Kirk Douglas died Wednesday at the age of 103. He was born Issur Danielovitch on December 9, 1916, in Amsterdam, New York. He changed his name to Kirk Douglas before entering the US Navy during World War II.
He was the only son of seven children born to illiterate Russian immigrants. In his autobiography, he reported that his father was a “ragman,” trading in old rags, pieces of metal, and other junk. As a child, Douglas sold snacks to mill workers and had more than forty jobs in his youth. As a young adult, he once spent the night in jail because he had no place to sleep.
He recited the poem “The Red Robin of Spring” in kindergarten and received applause, an experience that caused him to aspire to become an actor. After graduating from college and studying at the American Academy of Dramatic Arts in New York City, he joined the Navy in 1941 and was medically discharged three years later for war injuries.
He then returned to New York City, where he found work in radio, theater, and commercials. He became one of America’s biggest box-office stars in the 1950s and ’60s, eventually appearing in more than ninety movies. He received the Presidential Medal of Freedom in 1981, an honorary Academy Award in 1996, and the National Medal of Arts in 2002.
Douglas and his wife of sixty-five years donated multiplied millions of dollars to various schools and up to $55 million to an Alzheimer’s treatment facility in California. After a near-fatal helicopter crash in 1991 that took the lives of two other men, he returned to the Judaism of his roots and even celebrated a second Bar-Mitzvah in 1999 at the age of eighty-three.
President Trump and Speaker Pelosi were together again
Media attention has been focused on Douglas, the growing coronavirus epidemic, and the continued controversy surrounding the Iowa caucuses. Meanwhile, a less-reported event was held yesterday in Washington, DC, that deserves our attention today.
President Trump spoke Thursday at the National Prayer Breakfast, as did House Speaker Nancy Pelosi, who focused on those facing religious persecution around the world.
President Dwight D. Eisenhower began the event in 1953 at the urging of evangelist Billy Graham. The president did so from the conviction, as he told the gathering that “all free government is firmly founded in a deeply felt religious faith.” Every president since has addressed this gathering of 3,500 elected officials, diplomats, national and international religious and political leaders.
I have attended the breakfast several times over the years but watched yesterday’s gathering online. It was a bit surreal to see President Trump and Speaker Pelosi together for the first time since the State of the Union address, after which she ripped up the manuscript of the president’s speech at its conclusion.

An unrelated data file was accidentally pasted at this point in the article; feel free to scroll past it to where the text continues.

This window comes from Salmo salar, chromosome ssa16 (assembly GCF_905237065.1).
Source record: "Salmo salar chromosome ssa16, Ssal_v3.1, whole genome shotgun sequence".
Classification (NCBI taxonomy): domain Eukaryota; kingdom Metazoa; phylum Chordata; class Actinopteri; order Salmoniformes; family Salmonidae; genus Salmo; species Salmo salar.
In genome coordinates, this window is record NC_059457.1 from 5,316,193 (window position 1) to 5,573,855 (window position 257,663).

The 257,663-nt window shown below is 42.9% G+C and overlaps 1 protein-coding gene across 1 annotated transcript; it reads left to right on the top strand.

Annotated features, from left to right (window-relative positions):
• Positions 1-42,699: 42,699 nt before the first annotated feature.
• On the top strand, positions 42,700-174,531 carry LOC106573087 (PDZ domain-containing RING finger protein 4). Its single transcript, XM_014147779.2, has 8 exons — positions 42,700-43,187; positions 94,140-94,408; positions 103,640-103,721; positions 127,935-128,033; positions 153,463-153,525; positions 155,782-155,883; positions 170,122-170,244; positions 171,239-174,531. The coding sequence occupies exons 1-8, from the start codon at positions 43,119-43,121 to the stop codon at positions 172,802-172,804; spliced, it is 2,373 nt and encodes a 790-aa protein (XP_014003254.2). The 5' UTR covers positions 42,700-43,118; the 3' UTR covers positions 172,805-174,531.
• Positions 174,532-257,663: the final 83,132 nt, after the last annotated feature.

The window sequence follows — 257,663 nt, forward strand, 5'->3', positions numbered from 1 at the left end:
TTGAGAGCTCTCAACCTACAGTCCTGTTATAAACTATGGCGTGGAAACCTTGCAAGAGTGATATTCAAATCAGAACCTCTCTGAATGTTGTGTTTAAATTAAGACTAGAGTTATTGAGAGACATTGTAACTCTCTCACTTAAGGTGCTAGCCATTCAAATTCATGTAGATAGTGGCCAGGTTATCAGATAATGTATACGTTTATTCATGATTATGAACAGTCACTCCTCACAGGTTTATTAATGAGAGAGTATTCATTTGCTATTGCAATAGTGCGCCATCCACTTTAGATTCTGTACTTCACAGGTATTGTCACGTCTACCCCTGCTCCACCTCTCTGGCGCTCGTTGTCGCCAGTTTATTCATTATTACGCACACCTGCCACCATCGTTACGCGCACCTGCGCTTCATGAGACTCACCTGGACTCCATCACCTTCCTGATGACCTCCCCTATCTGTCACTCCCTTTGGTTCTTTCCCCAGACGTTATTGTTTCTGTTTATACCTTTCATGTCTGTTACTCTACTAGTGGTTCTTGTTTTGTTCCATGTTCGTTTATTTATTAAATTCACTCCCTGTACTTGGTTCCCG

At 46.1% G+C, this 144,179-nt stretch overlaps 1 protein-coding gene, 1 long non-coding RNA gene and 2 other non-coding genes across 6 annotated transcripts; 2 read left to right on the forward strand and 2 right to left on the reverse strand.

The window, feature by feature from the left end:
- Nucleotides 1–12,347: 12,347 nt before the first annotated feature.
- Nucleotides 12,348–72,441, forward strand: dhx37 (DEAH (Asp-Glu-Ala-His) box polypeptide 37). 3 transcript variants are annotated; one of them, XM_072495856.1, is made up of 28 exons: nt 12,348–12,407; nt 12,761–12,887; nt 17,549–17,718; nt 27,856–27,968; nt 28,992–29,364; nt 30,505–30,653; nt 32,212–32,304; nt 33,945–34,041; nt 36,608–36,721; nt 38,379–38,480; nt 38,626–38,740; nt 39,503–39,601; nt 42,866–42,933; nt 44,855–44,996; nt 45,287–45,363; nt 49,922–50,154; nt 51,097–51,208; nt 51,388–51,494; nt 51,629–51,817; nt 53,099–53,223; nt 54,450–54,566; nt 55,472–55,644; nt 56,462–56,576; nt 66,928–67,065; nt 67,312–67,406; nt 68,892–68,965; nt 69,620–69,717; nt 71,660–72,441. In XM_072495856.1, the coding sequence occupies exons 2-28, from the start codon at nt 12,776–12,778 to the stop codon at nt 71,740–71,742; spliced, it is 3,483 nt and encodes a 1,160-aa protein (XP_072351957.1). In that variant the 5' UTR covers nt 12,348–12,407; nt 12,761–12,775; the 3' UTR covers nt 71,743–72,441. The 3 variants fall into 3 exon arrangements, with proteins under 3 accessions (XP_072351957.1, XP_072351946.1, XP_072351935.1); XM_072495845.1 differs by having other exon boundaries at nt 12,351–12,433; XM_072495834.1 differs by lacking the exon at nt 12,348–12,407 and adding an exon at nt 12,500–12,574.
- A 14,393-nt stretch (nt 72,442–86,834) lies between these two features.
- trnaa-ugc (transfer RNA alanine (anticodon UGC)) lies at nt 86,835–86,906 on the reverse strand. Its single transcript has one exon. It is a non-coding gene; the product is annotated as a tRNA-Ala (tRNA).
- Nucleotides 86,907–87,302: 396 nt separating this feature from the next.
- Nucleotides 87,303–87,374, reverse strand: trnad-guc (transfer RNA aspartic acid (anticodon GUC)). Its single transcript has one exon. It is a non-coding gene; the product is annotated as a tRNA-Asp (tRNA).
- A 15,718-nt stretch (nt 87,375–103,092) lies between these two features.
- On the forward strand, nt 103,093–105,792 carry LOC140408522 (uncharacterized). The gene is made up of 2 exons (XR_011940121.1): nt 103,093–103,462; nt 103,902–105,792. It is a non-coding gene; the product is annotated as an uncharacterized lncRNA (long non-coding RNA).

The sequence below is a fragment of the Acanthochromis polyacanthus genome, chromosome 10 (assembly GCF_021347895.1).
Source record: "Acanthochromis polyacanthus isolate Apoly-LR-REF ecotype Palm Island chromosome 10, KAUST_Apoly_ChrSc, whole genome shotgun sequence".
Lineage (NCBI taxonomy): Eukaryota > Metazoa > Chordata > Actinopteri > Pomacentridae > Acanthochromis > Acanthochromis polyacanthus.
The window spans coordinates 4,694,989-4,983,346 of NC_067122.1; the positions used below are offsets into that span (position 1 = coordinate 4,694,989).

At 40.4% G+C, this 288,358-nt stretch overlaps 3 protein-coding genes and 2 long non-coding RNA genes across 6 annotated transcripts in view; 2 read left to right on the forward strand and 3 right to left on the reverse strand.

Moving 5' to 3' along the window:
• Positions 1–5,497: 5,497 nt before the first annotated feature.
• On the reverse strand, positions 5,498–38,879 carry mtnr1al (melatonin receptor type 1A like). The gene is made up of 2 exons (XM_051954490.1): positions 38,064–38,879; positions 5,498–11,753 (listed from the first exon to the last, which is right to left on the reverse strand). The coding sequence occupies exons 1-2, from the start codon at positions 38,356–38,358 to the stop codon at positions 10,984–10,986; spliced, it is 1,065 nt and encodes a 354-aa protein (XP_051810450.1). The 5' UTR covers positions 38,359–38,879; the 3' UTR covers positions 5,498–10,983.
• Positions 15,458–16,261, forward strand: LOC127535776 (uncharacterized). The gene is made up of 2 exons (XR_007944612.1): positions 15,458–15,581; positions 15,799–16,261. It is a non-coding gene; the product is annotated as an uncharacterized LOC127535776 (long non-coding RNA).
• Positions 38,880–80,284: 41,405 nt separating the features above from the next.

If ever we needed an event to bring together disparate political figures, it’s today.
Three steps to breaking the cycle of contempt
The keynote speaker for yesterday’s breakfast was Dr. Arthur Brooks, a Harvard professor and best-selling author of eleven books who previously led the American Enterprise Institute, a conservative think tank. Brooks addressed what he called “the biggest crisis facing our nation and many other nations today: it’s the crisis of contempt and polarization that’s tearing our societies apart.”
He focused on Matthew 5:44, where Jesus called us to “love your enemies and pray for those who persecute you.” Based on this text, the answer is not more civility and tolerance, according to Brooks. That’s because “civility and tolerance are a low standard,” he said. “Jesus didn’t say, ‘tolerate your enemies.’ He said, ‘love your enemies.’ Answer hatred with love.”
How do we do this? According to Brooks, we must break the cycle of contempt for those with whom we disagree. Three steps are necessary.
One: “Ask God to give you the strength to do this hard thing, to go against your human nature, to follow Jesus’ teaching.”
Two: “Make a commitment to somebody else to reject contempt,” asking others to hold us accountable.
Three: “Go out looking for contempt,” seeking opportunities to initiate reconciliation as we “run toward the darkness” and “bring your light.”
Brooks also offered this interesting insight: Moral courage isn’t standing up to those with whom we disagree. Rather, it’s “standing up to those with whom you agree on behalf of those with whom you disagree.”
“The point when national healing begins”
Kirk Douglas’s story shows that people who identify their gift and use it with excellence can make a mark on culture that endures, no matter their background. But we cannot do it alone.
Douglas’s favorite movie was Spartacus, a 1960 film that won four Academy Awards. He plays a slave who leads an uprising against the Roman Empire. After the Romans defeat his army of fellow slaves, they try to locate Spartacus by offering a pardon if the men will identify him.
In one of the most famous scenes in movie history, every man responds by shouting, “I’m Spartacus!” As a result, they are all sentenced to death by crucifixion.
If we are to change our divisive culture for Christ, we must pray for God’s help as we reject contempt wherever we find it. And we must pay any price to love our enemies, remembering that our loving Savior paid the highest price for us.
Dr. Brooks told his audience, “When you leave this National Prayer Breakfast today, you’ll be back in a world with a lot of contempt. See it as your opportunity.”
He asked them to imagine a sign above the door reading, “You Are Now Entering Mission Territory.” Then he said, “If we see the world outside this room as mission territory, we might just mark this day, February 6, 2020, the National Prayer Breakfast in Washington, DC, as the point when national healing begins.”
How will you contribute to such healing today?